• Additionality tests are important—they help exclude activities from the crediting mechanism that would have occurred anyway.
    • Crediting non-additional activity would crowd out real emissions reductions, reducing the cost-effectiveness of the scheme and making Australia’s target more difficult to achieve.
  • Additionality tests can be resource-intensive and administratively time-consuming.
    • There are trade-offs between the rigour of additionality tests and costs for scheme participants and administrators.
    • The additionality of an activity needs to be periodically reviewed. Once an activity is no longer additional, it should no longer receive funding under the ERF.
  • Both project-specific and more standardised additionality tests could play a role for the ERF.
    • Regulatory additionality is a common and relatively straightforward test to screen out non-additional activities, but is not sufficient on its own.
    • Pre-existing projects are generally not additional. Projects established in response to the carbon price could be additional but only if they would cease without an ongoing incentive.
    • Standardised tests, such as common practice tests, may reduce costs for scheme participants but can risk crediting non-additional emissions reductions. These approaches are more appropriate for homogenous activities where participants have similar investment incentives, have similar access to capital and use similar technologies.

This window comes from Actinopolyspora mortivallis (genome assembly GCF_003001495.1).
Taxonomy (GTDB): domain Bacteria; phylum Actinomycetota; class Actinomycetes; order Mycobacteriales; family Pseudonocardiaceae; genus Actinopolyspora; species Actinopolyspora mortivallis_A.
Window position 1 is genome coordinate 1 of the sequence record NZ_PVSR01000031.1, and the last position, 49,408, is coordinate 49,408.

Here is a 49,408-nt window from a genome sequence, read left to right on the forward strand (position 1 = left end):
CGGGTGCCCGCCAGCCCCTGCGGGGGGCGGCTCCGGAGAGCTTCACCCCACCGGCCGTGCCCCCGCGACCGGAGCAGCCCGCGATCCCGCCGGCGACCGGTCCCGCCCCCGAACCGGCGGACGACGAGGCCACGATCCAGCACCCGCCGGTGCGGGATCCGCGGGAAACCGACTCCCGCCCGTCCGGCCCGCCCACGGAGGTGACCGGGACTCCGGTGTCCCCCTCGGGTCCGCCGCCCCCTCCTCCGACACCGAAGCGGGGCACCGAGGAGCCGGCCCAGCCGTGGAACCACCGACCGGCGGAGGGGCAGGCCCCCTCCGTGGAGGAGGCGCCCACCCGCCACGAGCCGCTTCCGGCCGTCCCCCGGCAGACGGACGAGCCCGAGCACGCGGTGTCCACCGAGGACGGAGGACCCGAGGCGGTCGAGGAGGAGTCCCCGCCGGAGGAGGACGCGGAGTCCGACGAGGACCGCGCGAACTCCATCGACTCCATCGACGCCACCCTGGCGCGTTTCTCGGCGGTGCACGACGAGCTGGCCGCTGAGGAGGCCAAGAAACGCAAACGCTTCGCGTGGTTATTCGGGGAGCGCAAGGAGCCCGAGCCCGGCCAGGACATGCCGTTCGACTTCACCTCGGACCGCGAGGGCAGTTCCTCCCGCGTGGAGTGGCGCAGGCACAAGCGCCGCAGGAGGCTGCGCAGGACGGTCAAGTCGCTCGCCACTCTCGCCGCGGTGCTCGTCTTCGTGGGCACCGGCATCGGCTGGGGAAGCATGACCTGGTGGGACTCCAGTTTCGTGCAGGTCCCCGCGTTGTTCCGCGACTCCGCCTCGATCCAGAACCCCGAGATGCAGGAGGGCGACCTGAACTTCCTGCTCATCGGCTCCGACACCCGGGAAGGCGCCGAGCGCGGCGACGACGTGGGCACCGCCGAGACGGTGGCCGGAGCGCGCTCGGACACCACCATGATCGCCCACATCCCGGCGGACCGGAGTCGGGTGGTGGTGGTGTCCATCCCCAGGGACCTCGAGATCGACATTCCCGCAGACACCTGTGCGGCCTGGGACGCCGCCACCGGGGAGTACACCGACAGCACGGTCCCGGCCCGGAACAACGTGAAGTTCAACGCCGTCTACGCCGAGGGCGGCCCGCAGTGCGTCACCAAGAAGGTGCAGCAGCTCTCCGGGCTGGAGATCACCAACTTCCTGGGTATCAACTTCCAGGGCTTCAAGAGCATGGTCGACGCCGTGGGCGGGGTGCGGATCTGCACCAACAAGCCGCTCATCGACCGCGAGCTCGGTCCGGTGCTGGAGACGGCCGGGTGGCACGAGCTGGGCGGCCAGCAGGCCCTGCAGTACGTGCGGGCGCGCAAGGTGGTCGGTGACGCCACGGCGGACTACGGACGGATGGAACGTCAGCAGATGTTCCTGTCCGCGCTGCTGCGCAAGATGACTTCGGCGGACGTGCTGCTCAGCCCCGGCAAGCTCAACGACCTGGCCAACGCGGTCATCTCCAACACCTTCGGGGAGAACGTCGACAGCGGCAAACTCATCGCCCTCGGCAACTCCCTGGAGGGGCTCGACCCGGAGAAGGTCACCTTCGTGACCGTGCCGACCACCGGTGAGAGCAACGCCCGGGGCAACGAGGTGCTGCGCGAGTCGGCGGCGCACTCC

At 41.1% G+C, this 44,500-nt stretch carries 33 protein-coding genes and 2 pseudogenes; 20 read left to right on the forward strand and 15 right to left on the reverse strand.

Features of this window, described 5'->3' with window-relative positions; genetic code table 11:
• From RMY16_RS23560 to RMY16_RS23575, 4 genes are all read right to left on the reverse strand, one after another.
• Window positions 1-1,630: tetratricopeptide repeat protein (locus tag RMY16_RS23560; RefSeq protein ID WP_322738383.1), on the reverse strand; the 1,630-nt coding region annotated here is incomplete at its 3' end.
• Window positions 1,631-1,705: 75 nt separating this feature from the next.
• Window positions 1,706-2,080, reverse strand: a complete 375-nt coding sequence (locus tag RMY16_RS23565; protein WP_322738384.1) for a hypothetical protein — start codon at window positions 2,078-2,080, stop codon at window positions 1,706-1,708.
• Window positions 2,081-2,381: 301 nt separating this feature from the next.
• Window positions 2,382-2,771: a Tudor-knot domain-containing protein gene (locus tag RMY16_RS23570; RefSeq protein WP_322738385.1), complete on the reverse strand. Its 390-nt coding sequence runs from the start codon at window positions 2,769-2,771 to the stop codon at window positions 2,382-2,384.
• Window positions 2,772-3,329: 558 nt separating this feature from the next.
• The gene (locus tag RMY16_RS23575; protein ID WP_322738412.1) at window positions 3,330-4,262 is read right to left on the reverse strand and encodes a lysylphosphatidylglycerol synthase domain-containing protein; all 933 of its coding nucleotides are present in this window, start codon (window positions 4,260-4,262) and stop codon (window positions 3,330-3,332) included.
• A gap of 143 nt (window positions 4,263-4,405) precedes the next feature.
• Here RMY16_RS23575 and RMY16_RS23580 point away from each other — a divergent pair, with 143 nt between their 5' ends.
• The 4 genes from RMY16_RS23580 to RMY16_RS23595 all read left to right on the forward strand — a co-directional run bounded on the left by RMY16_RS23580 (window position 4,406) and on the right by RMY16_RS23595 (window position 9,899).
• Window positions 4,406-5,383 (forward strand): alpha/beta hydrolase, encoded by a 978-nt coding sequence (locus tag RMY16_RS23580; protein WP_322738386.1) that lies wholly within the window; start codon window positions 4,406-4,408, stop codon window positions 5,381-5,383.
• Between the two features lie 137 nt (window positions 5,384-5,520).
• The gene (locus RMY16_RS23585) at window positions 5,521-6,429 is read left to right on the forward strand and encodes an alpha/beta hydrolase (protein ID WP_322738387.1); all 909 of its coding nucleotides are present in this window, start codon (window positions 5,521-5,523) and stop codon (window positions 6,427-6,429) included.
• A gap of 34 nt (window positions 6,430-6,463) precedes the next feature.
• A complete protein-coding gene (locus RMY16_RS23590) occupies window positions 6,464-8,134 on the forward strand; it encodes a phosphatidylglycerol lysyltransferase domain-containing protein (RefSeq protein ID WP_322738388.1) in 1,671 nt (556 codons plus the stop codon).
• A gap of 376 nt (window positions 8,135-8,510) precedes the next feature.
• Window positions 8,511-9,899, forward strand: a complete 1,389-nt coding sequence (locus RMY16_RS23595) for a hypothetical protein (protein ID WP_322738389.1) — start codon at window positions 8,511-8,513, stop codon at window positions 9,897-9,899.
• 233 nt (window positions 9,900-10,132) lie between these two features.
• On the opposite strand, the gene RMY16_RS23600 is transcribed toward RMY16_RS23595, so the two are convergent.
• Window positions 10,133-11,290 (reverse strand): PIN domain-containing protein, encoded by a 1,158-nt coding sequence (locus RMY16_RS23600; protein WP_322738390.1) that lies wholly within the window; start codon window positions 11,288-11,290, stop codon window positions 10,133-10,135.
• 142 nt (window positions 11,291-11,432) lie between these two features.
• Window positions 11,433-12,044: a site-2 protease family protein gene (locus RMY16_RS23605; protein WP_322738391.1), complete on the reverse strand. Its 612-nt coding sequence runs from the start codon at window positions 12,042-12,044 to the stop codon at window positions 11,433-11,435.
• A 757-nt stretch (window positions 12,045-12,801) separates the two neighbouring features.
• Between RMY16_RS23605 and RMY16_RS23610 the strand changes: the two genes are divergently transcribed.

• Project-specific additionality tests, such as financial and barrier analysis, may be appropriate for large one-off projects for which standardised tests are not well suited.
  • The ERF can assess additionality in parallel with baseline setting (by removing the positive list). This does not eliminate the need for additionality testing.

Baseline setting

Baselines define the counterfactual scenario against which actual performance is measured—leading to credits for emissions below the baseline. Methodologies set out the rules for calculating baselines. The government has indicated the ERF will have two types of methodologies—activity (for specific emissions reduction activities) and facility (for a combination of activities undertaken within the same facility). The ERF will therefore need to establish robust baselines at the activity and facility level. Experience from other crediting schemes suggests: